THE PILLARS OF TE
At that time, karate was not what we think of it today. It consisted of two aspects: kihon and kata. Kihon was a prearranged demonstration between two or more karateka to show certain techniques to an audience.
Kata consisted of static positions and formalized routines developed for the most likely attacks a karateka would encounter. Various katas differed in length and difficulty. The higher a karateka rose in rank, the harder the katas became, and the more training was required. Like muay thai’s interpretive dance, the Ram Muay, each kata had a subjective application that varied from teacher to teacher, and even from year to year by the same teacher. Only the upper echelons of the karate hierarchy were authorized to judge the kata forms, and each developed his own criteria for what was right and wrong.
Though kata and kihon were the major tenets of karate, this fighting style was not limited to just these two forms. Early karate was a means of self-defense, and before the twentieth century there was no sport aspect at all. “Early karate was the MMA of the day,” says Goodin. “It was a system where ‘everything goes.’ The techniques ranged from stand-up to takedowns to ground work.”
But that would change in 1901, when Anko Itosu successfully spearheaded an effort to get a few modified karate katas introduced into the elementary school system of the islands, and eventually into the school system in Japan as well. This was uniquely valuable in gaining mainstream acceptance for karate, much like Jigoro Kano’s efforts to incorporate judo into Japanese public schools in 1910. But it was not necessarily a step forward in the evolution of the art. As McCarthy contends, “Kata literally became a political tool through which to funnel physical fitness and social conformity in support of Japanese nationalism and her war campaign.”
Karatekas knew the depth of their art was not only about physical training. At the turn of the century, karate styles added the suffix, “do” to their names, and were frequently called karatedo instead of just karate. The “do” at the end of the word signified that karate was a path to self-enlightenment and contained spiritual elements, as with judo and kendo. This also set it apart from martial arts with a “jutsu” suffix, like aikijutsu and jujutsu (i.e., jiu-jitsu). Many of the great karate masters sought to teach karate as a holistic form of improving oneself in all aspects of life.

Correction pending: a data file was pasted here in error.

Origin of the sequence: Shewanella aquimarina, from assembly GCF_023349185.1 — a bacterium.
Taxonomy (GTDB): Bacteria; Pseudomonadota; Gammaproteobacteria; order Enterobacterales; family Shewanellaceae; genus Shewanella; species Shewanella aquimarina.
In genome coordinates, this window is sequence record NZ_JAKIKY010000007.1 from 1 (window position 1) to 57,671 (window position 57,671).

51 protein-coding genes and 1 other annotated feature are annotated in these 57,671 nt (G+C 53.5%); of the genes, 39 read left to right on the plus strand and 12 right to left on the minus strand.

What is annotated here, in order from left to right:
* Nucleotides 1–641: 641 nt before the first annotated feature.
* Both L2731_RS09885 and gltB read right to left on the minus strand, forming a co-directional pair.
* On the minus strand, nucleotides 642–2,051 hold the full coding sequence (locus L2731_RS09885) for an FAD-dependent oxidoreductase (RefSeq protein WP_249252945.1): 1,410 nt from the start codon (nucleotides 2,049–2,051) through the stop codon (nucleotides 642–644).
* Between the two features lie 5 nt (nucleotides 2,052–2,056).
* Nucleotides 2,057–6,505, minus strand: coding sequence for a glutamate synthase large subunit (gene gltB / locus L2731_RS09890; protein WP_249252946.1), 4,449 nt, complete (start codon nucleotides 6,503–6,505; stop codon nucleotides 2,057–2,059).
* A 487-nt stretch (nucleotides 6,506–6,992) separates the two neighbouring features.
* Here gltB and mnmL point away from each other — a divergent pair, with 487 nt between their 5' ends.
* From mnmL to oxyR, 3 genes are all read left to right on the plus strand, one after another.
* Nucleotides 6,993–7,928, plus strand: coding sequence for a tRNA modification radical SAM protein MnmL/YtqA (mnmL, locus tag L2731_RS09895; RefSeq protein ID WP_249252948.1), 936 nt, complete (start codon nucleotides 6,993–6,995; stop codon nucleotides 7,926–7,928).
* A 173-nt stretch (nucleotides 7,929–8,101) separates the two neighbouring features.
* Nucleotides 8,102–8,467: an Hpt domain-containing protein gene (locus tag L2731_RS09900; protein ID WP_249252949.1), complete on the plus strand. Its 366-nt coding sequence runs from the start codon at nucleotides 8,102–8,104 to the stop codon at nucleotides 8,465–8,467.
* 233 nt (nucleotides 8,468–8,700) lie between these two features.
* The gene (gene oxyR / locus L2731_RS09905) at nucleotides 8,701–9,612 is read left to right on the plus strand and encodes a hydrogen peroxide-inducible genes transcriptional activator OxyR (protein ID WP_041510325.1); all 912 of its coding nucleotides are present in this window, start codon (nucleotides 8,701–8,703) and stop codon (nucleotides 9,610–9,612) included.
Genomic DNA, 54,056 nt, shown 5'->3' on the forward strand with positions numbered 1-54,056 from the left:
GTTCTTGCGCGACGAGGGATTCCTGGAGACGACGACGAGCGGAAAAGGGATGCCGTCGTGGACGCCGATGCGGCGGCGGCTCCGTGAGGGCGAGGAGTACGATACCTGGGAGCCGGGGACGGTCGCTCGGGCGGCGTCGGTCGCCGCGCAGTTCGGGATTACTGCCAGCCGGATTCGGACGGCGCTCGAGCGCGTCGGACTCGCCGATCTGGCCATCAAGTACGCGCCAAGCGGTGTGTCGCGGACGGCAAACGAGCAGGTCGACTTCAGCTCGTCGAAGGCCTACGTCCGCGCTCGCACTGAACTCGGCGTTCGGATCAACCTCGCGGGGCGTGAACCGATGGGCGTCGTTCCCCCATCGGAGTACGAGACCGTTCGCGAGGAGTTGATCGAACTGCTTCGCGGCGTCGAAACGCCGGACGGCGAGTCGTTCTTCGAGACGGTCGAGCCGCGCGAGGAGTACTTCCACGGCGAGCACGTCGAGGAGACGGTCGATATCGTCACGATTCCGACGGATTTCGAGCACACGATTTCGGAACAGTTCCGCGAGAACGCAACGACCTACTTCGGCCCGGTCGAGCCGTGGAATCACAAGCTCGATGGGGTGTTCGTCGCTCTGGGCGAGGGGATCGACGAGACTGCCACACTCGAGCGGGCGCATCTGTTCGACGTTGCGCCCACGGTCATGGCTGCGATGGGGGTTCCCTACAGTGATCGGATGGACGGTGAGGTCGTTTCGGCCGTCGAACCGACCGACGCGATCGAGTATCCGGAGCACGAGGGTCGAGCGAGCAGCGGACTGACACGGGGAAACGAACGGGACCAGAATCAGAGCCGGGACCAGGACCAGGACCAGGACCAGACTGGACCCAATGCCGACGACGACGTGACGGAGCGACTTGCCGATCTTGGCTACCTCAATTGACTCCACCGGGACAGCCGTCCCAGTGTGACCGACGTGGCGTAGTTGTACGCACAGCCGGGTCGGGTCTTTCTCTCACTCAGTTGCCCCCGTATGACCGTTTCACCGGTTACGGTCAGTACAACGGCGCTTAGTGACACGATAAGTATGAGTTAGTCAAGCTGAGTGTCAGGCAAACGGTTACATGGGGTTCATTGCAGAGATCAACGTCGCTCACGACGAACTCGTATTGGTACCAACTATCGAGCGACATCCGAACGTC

;Karate taught me a lot about discipline, respect, and persistence,” says UFC light heavyweight champion and shotokan black belt Lyoto Machida. “You always greet everyone when you come in the dojo; young, old, whoever, and when you leave also. I learned to respect everyone. I brought that and the essence and philosophy of karate into my life. It helps make me a better man.”
The Japanese philosophy of selfimprovement was a facet of most martial arts, and karate was no different. Funakoshi in particular believed that the martial arts made better people through discipline and decisiveness. He taught his karateka to be selfless, courteous, humble, outwardly gentle, and to maintain sustain the principle that the cardinal sin of karate was its misuse, which was a grave dishonor. His autobiography was fittingly titled, Karate-do: My Way of Life.
THE THIRD DIMENSION
After Hironori Ohtsuka saw a demonstration of goju-ryu karate at the Tokyo Sports Festival in 1922, he felt it lacked something. He thought that karate needed a way to test itself in a free-flowing environment, like judo’s open sparring style of randori. In 1929, he instituted kumite (similar to sparring) into his style. Kumite provided the spirit of budo, but it also provided a more realistic means to evolve the sport by allowing karatekas to experiment, create, and adapt their methods. In 1934, Ohtsuka branched off to develop wado-ryu karate, which was a milestone in the history of the art.
Until this time, karate was considered both a non-contact sport and a means of self-defense, but the infusion of kumite gave it a third aspect—that of a full-contact combat sport. Funakoshi, the founder of shotokan, disapproved of wado-ryu’s sparring techniques because he did not see karate as a contest. However, you can’t hold back innovation. Funakoshi’s unwillingness to evolve was inevitably bucked by his karatekas, who tried sparring without his consent. This had the unfortunate consequence of getting them banished from their dojos. It also gave birth to karate competitions, which was not a welcome development for everyone.
“Karate prepared a student for an unexpected attack, not for a staged or arranged fight,” says Goodin. “In selfdefense, there were no rules. Kumite immediately resulted in rules and limitations. Imagine MMA with no rules at all. That was more like early karate.”
“It was tragic,” adds McCarthy. “It helped destroy a perfectly functional art in order to bring about rule-bound, limiting practices, and all just to appease the Japanese budo community.”